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17 Ways You're Drinking Your Gin And Tonic Wrong

Gin o'clock.

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"The garnish is primarily for the nose, that's why it goes on the top", Zoe Zambakides from Sipsmith Distillery London explains to BuzzFeed Life.

"Garnish is primarily about enhancing the smell and overall sensory experience. A great gin shouldn't need a taste top-up (unless you're making a cocktail), so don't squeeze your garnish into a G&T.

"If you are making a cocktail with citrus peel and want to capture the beautiful aroma from the oils trapped in the skin, remember that you only get one go, so only ever twist your garnish over your glass to capture the aroma. Do anything else and it's purely aesthetic."

To make a perfect gin and tonic you should use a highball glass, says Zambakides: "You can also use a balloon glass, but that's the Spanish way. The way the Spanish make a gin and tonic is almost like a cocktail. They call it a gintonic."

Be sure to put plenty of ice in the glass, and "always finish drinking your gin and tonic before the ice melts. This makes sure the ice doesn't dilute the gin."

If you stir your gin and tonic vigorously, you'll lose some of the fizz. "Stirring will discombobulate the bubbles," Zambakides says. "Instead, you should just dip your spoon in, and plunge it back out. This will keep the fizz. In Spain, they pour the tonic down a long bar-tending spoon. This helps retain some of the bubbles."


The garnish you use depends on the kind of gin you have. The role of the garnish is to lift the actual spirit itself.

Zambakides recommends a basil garnish for Sipsmith's VJOP (to hit the deep juniper notes). For a citrus gin (like Dodd's gin), she recommends a lemon, grapefruit, or coriander garnish. And if the gin has a cucumber base (like Hendrick's) then she recommends a cucumber garnish.

Jared Brown, Sipsmith master distiller and drinks historian, explains that "making gin from concentrate is like making a super-strength tea and then cutting it with water, or like making concentrated orange juice. There are lots of different ways to distill but for something super smooth and full of flavour you're better off trying to find a gin that's not made from concentrate and distilled the traditional way.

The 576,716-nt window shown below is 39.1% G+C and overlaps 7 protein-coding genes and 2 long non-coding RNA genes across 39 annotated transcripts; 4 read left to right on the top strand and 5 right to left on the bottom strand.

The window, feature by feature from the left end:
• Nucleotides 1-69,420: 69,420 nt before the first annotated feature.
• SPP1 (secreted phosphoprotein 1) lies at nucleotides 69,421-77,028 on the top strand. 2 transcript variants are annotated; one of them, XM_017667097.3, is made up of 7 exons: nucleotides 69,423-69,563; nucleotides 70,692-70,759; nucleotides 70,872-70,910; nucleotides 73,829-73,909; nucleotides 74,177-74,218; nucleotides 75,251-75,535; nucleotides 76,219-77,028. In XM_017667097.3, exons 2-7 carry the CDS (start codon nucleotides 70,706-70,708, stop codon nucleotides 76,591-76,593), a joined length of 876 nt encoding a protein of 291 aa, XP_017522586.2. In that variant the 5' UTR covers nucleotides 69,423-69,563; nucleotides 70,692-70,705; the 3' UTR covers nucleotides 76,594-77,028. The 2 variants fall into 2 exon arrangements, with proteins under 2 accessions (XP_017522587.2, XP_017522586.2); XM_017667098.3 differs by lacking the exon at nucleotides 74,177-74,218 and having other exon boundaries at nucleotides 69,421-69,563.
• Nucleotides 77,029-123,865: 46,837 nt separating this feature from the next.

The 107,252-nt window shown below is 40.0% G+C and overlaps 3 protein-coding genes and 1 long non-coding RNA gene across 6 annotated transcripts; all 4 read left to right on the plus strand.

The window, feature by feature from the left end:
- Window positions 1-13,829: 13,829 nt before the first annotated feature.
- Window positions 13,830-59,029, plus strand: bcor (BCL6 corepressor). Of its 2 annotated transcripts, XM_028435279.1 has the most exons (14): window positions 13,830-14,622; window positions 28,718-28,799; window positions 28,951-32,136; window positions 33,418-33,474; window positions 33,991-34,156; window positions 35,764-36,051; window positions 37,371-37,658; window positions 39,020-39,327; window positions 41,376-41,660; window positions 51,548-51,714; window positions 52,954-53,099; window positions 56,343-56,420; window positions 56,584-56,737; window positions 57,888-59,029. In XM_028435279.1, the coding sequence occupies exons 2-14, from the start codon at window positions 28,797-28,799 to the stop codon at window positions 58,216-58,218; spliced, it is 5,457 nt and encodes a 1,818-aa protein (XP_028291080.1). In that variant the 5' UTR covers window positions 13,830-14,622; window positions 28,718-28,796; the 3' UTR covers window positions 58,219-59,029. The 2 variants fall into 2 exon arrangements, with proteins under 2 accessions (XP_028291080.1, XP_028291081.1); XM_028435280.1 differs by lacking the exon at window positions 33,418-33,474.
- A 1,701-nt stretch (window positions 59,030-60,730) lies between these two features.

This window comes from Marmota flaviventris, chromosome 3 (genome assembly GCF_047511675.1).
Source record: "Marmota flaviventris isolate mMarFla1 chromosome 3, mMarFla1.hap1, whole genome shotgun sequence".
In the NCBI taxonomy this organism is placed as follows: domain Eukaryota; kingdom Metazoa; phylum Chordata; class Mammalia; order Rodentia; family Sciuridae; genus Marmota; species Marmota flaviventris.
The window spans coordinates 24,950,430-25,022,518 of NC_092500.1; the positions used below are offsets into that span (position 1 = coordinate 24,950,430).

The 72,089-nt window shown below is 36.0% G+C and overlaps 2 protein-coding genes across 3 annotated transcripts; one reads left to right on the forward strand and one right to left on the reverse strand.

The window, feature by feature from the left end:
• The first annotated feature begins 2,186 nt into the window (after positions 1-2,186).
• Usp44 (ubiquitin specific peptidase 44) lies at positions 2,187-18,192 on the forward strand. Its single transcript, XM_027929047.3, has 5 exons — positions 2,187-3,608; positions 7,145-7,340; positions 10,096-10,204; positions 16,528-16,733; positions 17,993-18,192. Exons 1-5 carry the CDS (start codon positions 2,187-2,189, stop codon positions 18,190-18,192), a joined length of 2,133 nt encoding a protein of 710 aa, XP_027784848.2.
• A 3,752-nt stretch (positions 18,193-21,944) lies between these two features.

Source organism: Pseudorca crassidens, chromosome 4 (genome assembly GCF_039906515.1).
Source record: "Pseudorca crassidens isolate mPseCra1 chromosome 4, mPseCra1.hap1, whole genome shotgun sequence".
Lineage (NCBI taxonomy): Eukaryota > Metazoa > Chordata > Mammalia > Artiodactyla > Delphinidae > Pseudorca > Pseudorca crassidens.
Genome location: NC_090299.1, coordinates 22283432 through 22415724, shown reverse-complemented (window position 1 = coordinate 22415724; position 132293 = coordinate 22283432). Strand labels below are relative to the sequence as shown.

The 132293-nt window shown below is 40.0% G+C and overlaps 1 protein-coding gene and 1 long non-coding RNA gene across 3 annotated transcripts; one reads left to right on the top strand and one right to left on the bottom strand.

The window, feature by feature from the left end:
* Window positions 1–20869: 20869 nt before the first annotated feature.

"Sipsmith is made in small batches using a traditional one shot method – which means it never uses a concentrate (or two shot method), where what comes out of the still is mixed with water and additional alcohol before it goes into the bottle."


Zambakides says a good rule of thumb is "good alcohol warms, bad alcohol burns".

You should look out for gin that has been distilled using a copper still. "The copper acts almost like a purifier, stripping out all the fatty acids, sulphates, and other nasties from the spirits, leaving it round and smooth," she says. "At Sipsmith's, we also only ever take the heart cut of the distillation run when the spirit is its most smooth and full of flavour. For that reason, you can drink it neat."

"London dry gin is a process, not a location," Brown says. "It means that all the ingredients must be added pre-distillation. After distillation, you can add only water and additional spirit. You can make London dry gin anywhere, but it would have to follow the process – all botanicals being distilled together."

The process doesn't add any more prestige, just a method of distilling, Zambakides says: "Hendricks, for example, can't be a London dry gin, as it puts in cucumber essence after distilling. It's a still a nice gin."